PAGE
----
Travel Newsletter May 2010 - Indian Panorama

This month's newsletter coincides with the arrival of summer in India which also means the monsoon is not far away.

While this is not generally the most favourable time of the year to visit India, with soaring temperatures and high humidity in most regions south of the Himalaya, it is a period in which wildlife enthusiasts will revel, as sightings of otherwise elusive animals are more frequent than at any time of the year. With this in mind, this newsletter focuses on India's wildlife sanctuaries and National Parks.

Any of these parks can be visited on a tour of the specific area in question and now is the perfect time to start thinking of this kind of trip-of-a-lifetime for next year!

The big three National Parks (Bandhavgarh, Kanha and Pench) in Madhya Pradesh represent the best opportunity to see the majestic Royal Bengal tiger in the wild. These parks remain strongholds of tiger habitat due in no small part to their remoteness from significant human populations.

While this means that it takes time to access these Parks, for the visitor with the time to invest in making the journey to the rewards are immense. For visitors with less time to spare, but who still want the chance of see a tiger in the wild, we recommend Ranthambore in Rajasthan (which can be easily included in any journey around that state) or Corbett National Park in the state of Uttarakhand which can be accessed from Delhi with ease.

Bandhavgarh National Park is located around 5 hours' drive from the famous temples of Khajuraho and boasts a great diversity of vegetation and landscapes, making it prime habitat for many of the prey species on which tigers (and the more common but much more elusive leopard) depend for their survival. Areas of dense forest are interspersed with grasslands and many small rivers run through the park. The scarcity of water as the heat increases towards summer is the primary reason it is better to visit these parks in late February through to early May.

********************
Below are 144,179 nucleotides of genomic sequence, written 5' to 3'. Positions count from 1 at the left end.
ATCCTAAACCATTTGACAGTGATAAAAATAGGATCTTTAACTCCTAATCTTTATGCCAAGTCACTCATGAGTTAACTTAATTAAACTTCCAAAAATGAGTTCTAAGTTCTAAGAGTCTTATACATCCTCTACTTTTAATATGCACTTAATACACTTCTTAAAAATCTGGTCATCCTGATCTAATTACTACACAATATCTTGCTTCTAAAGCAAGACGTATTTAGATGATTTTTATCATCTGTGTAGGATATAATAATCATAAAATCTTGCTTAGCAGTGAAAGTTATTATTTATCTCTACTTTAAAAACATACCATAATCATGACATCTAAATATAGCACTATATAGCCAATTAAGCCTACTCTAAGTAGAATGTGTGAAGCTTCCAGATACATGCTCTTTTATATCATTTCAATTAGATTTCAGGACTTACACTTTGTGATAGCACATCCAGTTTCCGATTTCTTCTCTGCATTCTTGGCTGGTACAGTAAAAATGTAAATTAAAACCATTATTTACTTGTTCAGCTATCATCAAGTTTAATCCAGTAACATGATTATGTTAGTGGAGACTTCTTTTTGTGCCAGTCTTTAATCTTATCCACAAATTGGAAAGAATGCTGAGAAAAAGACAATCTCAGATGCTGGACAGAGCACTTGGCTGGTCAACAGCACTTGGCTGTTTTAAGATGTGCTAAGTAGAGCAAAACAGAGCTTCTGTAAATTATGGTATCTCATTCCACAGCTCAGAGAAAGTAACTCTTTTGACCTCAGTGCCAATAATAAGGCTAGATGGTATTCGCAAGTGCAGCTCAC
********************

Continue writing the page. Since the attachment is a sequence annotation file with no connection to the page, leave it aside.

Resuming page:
As the amount of accessible water decreases and thick undergrowth starts to die back with the increasing heat, it is easier for the Park naturalists and trackers to assess where each of the Park's tigers will be likely to appear, making sightings in these months as close to a certainty as possible. While sightings of tigers are the focus of safaris in Bandhavgarh, the Park is rich in wildlife of all kinds, with frequent sightings of spotted and sambar deer, langur monkeys and a vast array of birdlife pretty much guaranteed. The diversity of vegetation and the slightly undulating nature of the terrain in Bandhavgarh mean there is a surprise around almost every corner.

Kanha, around 6 hours drive south of Bandhavgarh, is the most remoteof the three National Parks under discussion here and is most likely to be visited inconjunction with one (or both) of the other two.





Kanha is a very large Park (some 940 sq km with a similar sized 'buffer zone' making it one of the biggest in India) but the vegetation is somewhat more homogenous than at Bandhavgarh and vast expanses of grassland allow for excellent tiger sightings. The large size of the Park and the existence of more than one entrance gate make it likely that you will encounter few other humans during your jeep safaris here. One significant species found at Kanha but not elsewhere in the region is the swamp deer; large herds can be seen in the grasslands of the Park.

It is also possible to trek on the fringes of Kanha (but obviously well away from the habitat of the Park's big cats!) and to visit villages on the periphery of the protected area.